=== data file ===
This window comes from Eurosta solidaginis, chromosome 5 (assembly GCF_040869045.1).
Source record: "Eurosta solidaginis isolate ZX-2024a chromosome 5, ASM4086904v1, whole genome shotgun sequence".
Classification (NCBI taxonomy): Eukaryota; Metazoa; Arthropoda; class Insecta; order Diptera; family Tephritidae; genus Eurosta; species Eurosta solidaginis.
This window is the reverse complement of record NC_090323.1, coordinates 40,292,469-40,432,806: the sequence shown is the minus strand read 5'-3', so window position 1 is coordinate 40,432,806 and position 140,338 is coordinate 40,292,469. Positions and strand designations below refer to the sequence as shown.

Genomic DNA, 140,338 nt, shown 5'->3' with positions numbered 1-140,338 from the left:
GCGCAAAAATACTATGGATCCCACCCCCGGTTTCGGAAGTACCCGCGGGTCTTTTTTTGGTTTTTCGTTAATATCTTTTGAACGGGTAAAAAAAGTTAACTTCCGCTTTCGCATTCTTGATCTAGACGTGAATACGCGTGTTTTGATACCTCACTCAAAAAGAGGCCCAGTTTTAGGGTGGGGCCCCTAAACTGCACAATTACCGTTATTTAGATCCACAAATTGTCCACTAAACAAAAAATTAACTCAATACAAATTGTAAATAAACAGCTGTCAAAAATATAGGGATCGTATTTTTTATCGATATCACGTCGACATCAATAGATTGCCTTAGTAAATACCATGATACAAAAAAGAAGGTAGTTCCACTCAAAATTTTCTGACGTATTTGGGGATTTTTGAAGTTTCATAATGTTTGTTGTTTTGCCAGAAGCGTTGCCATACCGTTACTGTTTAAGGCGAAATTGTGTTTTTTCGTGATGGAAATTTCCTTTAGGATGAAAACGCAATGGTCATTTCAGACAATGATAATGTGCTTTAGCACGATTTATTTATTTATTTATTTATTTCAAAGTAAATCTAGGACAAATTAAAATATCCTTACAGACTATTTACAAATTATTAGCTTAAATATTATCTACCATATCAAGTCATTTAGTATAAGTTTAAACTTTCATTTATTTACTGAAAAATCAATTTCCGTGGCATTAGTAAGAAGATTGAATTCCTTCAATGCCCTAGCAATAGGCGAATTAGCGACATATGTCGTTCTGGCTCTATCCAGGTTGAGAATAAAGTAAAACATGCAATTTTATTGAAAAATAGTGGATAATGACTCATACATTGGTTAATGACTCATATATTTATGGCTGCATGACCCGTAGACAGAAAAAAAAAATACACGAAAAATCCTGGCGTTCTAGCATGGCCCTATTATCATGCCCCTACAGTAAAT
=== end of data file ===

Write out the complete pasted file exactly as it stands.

This window comes from Eurosta solidaginis, chromosome 5 (assembly GCF_040869045.1).
Source record: "Eurosta solidaginis isolate ZX-2024a chromosome 5, ASM4086904v1, whole genome shotgun sequence".
Classification (NCBI taxonomy): Eukaryota; Metazoa; Arthropoda; class Insecta; order Diptera; family Tephritidae; genus Eurosta; species Eurosta solidaginis.
This window is the reverse complement of record NC_090323.1, coordinates 40,292,469-40,432,806: the sequence shown is the minus strand read 5'-3', so window position 1 is coordinate 40,432,806 and position 140,338 is coordinate 40,292,469. Positions and strand designations below refer to the sequence as shown.

Genomic DNA, 140,338 nt, shown 5'->3' with positions numbered 1-140,338 from the left:
GCGCAAAAATACTATGGATCCCACCCCCGGTTTCGGAAGTACCCGCGGGTCTTTTTTTGGTTTTTCGTTAATATCTTTTGAACGGGTAAAAAAAGTTAACTTCCGCTTTCGCATTCTTGATCTAGACGTGAATACGCGTGTTTTGATACCTCACTCAAAAAGAGGCCCAGTTTTAGGGTGGGGCCCCTAAACTGCACAATTACCGTTATTTAGATCCACAAATTGTCCACTAAACAAAAAATTAACTCAATACAAATTGTAAATAAACAGCTGTCAAAAATATAGGGATCGTATTTTTTATCGATATCACGTCGACATCAATAGATTGCCTTAGTAAATACCATGATACAAAAAAGAAGGTAGTTCCACTCAAAATTTTCTGACGTATTTGGGGATTTTTGAAGTTTCATAATGTTTGTTGTTTTGCCAGAAGCGTTGCCATACCGTTACTGTTTAAGGCGAAATTGTGTTTTTTCGTGATGGAAATTTCCTTTAGGATGAAAACGCAATGGTCATTTCAGACAATGATAATGTGCTTTAGCACGATTTATTTATTTATTTATTTATTTCAAAGTAAATCTAGGACAAATTAAAATATCCTTACAGACTATTTACAAATTATTAGCTTAAATATTATCTACCATATCAAGTCATTTAGTATAAGTTTAAACTTTCATTTATTTACTGAAAAATCAATTTCCGTGGCATTAGTAAGAAGATTGAATTCCTTCAATGCCCTAGCAATAGGCGAATTAGCGACATATGTCGTTCTGGCTCTATCCAGGTTGAGAATAAAGTAAAACATGCAATTTTATTGAAAAATAGTGGATAATGACTCATACATTGGTTAATGACTCATATATTTATGGCTGCATGACCCGTAGACAGAAAAAAAAAATACACGAAAAATCCTGGCGTTCTAGCATGGCCCTATTATCATGCCCCTACAGTAAAT